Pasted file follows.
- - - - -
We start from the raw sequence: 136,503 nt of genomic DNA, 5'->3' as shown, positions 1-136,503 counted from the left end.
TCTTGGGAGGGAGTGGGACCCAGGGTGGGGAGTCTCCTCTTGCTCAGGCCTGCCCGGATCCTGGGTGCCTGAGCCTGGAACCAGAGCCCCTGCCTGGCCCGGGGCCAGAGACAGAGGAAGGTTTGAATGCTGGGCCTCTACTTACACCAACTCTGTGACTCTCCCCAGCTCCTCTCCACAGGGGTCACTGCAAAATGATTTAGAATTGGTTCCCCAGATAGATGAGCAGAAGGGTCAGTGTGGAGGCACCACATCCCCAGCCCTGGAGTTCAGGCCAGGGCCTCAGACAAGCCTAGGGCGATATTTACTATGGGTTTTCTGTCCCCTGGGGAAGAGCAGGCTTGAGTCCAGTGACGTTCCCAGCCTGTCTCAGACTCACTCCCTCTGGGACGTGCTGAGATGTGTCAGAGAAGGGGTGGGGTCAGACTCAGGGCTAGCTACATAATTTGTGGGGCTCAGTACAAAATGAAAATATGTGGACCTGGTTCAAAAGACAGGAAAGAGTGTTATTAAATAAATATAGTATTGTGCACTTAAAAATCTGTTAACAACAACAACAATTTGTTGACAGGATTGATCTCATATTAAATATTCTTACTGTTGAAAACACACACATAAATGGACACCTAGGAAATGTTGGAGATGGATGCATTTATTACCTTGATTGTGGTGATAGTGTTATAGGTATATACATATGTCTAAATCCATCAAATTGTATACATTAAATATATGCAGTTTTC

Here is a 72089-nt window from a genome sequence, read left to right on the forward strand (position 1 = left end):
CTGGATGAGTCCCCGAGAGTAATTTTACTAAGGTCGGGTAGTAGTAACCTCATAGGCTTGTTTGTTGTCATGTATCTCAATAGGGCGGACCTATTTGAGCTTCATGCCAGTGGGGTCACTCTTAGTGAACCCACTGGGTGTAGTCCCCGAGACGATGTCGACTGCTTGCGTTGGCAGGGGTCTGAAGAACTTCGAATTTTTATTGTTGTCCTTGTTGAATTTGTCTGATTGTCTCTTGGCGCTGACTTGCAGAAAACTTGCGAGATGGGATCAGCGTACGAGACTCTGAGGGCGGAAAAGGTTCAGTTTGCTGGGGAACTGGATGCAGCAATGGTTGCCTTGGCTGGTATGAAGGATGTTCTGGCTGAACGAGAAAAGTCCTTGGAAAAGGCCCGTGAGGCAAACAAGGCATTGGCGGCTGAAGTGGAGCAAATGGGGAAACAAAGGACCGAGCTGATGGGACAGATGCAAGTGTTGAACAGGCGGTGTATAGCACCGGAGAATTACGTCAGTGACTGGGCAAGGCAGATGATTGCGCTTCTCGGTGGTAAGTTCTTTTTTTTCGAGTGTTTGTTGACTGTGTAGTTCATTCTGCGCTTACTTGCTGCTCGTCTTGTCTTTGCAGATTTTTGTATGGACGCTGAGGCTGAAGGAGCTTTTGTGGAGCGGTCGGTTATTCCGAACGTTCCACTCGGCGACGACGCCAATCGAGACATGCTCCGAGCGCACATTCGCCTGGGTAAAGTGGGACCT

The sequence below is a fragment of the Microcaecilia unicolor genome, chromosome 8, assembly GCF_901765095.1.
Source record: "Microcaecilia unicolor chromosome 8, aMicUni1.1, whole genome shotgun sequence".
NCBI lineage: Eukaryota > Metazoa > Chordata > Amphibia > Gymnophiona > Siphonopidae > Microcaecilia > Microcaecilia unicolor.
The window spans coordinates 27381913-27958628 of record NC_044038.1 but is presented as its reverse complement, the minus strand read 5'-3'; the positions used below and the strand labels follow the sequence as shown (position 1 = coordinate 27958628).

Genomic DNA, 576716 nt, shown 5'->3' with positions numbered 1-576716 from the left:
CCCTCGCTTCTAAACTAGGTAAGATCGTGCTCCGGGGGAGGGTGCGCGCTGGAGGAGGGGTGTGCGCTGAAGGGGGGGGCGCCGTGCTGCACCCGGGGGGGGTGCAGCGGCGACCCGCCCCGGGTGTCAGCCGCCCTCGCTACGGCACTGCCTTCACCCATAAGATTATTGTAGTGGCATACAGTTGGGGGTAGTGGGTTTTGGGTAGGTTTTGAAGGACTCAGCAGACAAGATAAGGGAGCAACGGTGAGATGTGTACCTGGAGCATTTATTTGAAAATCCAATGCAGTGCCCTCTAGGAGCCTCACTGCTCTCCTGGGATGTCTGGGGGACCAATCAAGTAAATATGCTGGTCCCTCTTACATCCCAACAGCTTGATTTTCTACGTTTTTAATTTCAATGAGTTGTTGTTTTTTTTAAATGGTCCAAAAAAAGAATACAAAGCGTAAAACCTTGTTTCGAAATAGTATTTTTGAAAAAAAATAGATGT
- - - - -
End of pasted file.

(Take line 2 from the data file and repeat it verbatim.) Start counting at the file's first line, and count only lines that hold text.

TCTTGGGAGGGAGTGGGACCCAGGGTGGGGAGTCTCCTCTTGCTCAGGCCTGCCCGGATCCTGGGTGCCTGAGCCTGGAACCAGAGCCCCTGCCTGGCCCGGGGCCAGAGACAGAGGAAGGTTTGAATGCTGGGCCTCTACTTACACCAACTCTGTGACTCTCCCCAGCTCCTCTCCACAGGGGTCACTGCAAAATGATTTAGAATTGGTTCCCCAGATAGATGAGCAGAAGGGTCAGTGTGGAGGCACCACATCCCCAGCCCTGGAGTTCAGGCCAGGGCCTCAGACAAGCCTAGGGCGATATTTACTATGGGTTTTCTGTCCCCTGGGGAAGAGCAGGCTTGAGTCCAGTGACGTTCCCAGCCTGTCTCAGACTCACTCCCTCTGGGACGTGCTGAGATGTGTCAGAGAAGGGGTGGGGTCAGACTCAGGGCTAGCTACATAATTTGTGGGGCTCAGTACAAAATGAAAATATGTGGACCTGGTTCAAAAGACAGGAAAGAGTGTTATTAAATAAATATAGTATTGTGCACTTAAAAATCTGTTAACAACAACAACAATTTGTTGACAGGATTGATCTCATATTAAATATTCTTACTGTTGAAAACACACACATAAATGGACACCTAGGAAATGTTGGAGATGGATGCATTTATTACCTTGATTGTGGTGATAGTGTTATAGGTATATACATATGTCTAAATCCATCAAATTGTATACATTAAATATATGCAGTTTTC